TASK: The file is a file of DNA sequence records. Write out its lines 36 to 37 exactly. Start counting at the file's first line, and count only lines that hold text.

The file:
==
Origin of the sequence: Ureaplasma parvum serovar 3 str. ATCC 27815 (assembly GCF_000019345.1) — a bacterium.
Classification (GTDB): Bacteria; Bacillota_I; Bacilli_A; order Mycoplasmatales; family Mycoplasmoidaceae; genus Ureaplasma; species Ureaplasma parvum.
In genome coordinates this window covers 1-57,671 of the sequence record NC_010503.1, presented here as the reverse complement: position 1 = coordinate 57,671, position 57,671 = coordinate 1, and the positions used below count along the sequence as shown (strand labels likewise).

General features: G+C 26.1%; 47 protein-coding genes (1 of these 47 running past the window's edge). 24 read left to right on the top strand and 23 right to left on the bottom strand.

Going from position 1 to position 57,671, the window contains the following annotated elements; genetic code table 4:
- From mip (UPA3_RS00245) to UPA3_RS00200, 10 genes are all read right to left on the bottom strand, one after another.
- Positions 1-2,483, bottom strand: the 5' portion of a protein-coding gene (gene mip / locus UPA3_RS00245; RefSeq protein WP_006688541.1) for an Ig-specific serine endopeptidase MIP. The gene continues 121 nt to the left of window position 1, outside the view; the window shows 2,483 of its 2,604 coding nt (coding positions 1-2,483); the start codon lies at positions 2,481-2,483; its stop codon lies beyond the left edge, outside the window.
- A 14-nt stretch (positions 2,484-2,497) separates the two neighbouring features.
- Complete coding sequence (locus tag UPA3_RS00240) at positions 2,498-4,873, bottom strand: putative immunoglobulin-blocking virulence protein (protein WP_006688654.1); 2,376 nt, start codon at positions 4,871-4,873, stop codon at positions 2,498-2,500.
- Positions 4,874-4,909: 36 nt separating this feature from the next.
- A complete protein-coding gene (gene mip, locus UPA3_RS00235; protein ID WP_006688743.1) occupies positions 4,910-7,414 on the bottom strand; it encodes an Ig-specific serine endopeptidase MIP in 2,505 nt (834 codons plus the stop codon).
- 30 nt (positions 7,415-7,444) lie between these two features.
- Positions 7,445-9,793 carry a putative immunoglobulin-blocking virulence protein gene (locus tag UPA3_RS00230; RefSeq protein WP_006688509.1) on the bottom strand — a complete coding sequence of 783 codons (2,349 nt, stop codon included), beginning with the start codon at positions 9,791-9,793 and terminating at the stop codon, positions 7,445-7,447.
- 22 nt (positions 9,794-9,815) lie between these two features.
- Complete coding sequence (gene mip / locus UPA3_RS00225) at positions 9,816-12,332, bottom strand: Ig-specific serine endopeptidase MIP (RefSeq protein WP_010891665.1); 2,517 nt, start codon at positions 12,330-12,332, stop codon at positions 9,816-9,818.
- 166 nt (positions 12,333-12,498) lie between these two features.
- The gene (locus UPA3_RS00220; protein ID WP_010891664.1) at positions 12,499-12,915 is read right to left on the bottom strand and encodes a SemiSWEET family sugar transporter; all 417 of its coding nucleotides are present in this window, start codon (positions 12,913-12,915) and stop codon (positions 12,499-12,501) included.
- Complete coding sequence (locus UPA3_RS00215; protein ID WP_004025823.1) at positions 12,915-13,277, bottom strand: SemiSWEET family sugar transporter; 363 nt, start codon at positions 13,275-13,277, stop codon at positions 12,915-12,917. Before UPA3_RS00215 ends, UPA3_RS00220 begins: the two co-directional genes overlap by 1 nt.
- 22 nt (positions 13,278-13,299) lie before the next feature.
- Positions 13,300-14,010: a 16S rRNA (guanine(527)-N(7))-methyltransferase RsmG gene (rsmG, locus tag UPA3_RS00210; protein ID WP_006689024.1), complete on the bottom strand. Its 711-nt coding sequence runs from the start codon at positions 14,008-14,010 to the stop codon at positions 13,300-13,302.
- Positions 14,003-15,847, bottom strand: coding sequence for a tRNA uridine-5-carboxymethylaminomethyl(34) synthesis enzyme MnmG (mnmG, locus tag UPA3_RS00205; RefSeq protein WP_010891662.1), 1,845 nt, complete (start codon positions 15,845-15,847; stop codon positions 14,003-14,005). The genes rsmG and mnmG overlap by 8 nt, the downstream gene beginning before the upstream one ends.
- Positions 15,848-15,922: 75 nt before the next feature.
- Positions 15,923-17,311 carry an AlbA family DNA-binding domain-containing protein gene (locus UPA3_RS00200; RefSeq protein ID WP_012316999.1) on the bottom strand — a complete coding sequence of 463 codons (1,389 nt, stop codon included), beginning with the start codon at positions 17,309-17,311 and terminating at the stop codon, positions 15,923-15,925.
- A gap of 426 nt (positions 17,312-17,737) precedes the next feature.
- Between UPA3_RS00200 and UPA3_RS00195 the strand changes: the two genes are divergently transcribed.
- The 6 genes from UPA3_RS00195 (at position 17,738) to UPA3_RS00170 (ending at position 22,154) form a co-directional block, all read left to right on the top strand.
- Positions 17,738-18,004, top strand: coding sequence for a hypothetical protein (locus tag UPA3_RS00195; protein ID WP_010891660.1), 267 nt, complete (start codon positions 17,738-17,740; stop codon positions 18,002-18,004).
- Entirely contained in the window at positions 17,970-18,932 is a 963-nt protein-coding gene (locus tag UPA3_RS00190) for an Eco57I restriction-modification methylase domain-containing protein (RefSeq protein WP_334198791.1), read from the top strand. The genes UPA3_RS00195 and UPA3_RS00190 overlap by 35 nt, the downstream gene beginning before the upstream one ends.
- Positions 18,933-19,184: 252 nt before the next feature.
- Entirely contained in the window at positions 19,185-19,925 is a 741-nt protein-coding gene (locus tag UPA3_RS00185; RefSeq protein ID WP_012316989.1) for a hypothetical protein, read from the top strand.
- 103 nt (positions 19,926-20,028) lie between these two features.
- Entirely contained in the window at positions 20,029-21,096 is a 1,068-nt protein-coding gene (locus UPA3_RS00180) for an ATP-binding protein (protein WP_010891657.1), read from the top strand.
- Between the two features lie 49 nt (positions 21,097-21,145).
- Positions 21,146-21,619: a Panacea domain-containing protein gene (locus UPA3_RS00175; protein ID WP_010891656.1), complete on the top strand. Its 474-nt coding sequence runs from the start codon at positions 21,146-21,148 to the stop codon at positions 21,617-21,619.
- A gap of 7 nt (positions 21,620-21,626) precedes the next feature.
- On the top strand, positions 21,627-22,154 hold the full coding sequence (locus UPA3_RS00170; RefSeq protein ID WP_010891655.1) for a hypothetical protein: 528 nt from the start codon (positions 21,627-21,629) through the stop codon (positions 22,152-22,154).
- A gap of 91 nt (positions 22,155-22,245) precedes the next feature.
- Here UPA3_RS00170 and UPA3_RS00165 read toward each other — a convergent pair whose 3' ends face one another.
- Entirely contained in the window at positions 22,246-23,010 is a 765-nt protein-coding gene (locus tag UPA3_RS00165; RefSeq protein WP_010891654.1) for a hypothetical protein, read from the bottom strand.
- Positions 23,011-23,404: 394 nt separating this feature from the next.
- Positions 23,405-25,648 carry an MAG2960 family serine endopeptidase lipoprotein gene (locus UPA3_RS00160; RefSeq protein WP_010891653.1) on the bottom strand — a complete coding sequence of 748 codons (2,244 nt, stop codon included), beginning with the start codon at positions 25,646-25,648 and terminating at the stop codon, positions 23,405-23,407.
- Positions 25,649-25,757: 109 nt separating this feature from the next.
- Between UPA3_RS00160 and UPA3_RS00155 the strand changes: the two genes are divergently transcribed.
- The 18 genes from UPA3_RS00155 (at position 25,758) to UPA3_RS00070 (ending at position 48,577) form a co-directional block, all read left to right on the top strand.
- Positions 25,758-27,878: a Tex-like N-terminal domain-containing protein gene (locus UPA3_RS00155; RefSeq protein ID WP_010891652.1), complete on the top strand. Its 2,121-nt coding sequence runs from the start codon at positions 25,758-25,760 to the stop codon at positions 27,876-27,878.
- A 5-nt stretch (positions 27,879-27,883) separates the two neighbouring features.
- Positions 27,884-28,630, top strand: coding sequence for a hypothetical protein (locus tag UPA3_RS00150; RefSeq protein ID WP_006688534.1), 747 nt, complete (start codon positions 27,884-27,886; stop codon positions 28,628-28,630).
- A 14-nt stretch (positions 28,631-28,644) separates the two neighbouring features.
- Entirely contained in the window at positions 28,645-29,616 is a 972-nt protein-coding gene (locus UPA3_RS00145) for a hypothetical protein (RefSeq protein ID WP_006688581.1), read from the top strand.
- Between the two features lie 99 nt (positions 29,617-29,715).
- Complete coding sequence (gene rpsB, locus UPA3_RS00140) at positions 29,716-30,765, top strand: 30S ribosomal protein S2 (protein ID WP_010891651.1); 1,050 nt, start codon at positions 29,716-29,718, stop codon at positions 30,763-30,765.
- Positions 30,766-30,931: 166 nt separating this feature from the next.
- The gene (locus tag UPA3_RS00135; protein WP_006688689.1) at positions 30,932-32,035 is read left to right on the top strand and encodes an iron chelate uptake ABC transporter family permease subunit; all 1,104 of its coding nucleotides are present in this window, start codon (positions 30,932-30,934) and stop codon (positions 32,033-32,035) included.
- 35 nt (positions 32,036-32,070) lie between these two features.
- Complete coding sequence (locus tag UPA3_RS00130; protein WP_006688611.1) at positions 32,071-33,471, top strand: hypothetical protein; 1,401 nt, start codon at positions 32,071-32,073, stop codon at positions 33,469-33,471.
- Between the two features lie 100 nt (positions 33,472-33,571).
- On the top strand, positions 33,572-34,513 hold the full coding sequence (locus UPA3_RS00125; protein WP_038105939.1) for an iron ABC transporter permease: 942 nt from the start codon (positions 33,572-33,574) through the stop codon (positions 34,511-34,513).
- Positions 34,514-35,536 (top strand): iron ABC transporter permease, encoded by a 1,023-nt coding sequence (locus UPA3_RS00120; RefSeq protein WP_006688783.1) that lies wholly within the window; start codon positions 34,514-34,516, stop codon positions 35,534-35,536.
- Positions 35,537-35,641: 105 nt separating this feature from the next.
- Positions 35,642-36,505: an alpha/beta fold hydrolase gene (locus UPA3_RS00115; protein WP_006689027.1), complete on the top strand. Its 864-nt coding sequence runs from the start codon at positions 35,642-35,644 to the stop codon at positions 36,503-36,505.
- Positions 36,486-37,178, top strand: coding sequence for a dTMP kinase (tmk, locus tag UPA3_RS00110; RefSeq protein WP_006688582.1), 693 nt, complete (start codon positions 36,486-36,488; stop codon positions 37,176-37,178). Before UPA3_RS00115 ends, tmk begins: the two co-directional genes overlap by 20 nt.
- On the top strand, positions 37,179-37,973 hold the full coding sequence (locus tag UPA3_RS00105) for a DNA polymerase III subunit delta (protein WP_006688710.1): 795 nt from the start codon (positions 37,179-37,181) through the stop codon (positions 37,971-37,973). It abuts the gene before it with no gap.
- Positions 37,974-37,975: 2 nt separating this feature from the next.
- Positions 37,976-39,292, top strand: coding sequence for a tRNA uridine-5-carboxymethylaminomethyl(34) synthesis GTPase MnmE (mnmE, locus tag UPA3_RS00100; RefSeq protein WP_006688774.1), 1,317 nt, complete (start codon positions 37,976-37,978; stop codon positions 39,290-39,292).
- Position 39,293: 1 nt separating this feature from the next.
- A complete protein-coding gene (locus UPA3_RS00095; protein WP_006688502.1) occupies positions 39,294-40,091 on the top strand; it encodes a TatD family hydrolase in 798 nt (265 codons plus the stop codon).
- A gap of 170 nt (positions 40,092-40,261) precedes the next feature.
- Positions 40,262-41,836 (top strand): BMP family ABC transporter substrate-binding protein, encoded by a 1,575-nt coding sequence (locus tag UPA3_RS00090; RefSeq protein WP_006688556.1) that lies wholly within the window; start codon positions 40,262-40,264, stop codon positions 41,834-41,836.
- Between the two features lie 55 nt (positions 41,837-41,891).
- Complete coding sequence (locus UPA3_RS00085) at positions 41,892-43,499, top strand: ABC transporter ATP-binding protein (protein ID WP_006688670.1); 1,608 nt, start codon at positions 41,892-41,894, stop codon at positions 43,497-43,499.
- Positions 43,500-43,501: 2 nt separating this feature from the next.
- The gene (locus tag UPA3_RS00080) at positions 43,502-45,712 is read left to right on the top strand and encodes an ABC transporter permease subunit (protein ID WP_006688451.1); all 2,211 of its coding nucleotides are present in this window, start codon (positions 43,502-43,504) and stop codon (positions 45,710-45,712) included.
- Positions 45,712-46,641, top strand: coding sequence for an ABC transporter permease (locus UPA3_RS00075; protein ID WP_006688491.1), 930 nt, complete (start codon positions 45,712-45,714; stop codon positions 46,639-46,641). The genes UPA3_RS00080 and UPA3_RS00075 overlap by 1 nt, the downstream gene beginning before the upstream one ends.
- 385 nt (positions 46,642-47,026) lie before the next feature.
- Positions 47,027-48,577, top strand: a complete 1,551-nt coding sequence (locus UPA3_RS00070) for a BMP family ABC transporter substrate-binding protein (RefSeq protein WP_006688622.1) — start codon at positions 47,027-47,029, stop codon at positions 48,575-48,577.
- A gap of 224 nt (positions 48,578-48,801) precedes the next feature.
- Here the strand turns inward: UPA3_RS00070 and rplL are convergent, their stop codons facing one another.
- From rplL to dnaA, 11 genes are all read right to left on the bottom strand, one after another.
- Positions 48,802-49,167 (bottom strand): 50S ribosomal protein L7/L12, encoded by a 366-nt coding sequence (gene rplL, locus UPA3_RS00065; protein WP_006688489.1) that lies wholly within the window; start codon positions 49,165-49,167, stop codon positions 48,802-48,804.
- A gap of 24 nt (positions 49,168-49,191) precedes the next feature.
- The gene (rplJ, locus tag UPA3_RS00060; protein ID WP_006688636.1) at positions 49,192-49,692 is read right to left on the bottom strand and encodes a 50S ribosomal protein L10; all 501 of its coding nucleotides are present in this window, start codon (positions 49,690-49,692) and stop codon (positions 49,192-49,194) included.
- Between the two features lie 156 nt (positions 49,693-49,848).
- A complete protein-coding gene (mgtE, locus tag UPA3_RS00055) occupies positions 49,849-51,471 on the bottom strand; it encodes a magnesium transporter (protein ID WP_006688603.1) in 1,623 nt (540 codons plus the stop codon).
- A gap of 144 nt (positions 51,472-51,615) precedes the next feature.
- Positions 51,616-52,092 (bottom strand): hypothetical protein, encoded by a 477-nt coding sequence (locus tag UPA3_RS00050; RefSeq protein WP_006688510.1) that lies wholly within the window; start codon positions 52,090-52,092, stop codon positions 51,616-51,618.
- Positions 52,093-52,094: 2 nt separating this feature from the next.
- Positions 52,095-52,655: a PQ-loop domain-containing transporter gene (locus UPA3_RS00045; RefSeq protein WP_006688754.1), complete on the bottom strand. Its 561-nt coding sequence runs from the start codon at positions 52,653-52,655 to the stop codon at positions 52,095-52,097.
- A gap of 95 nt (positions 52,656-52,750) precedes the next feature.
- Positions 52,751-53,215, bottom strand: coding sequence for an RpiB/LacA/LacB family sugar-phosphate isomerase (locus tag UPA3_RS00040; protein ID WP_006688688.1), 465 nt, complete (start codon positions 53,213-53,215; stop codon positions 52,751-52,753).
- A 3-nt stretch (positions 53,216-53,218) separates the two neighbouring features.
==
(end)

- On the top strand, positions 21,627-22,154 hold the full coding sequence (locus UPA3_RS00170; RefSeq protein ID WP_010891655.1) for a hypothetical protein: 528 nt from the start codon (positions 21,627-21,629) through the stop codon (positions 22,152-22,154).
- A gap of 91 nt (positions 22,155-22,245) precedes the next feature.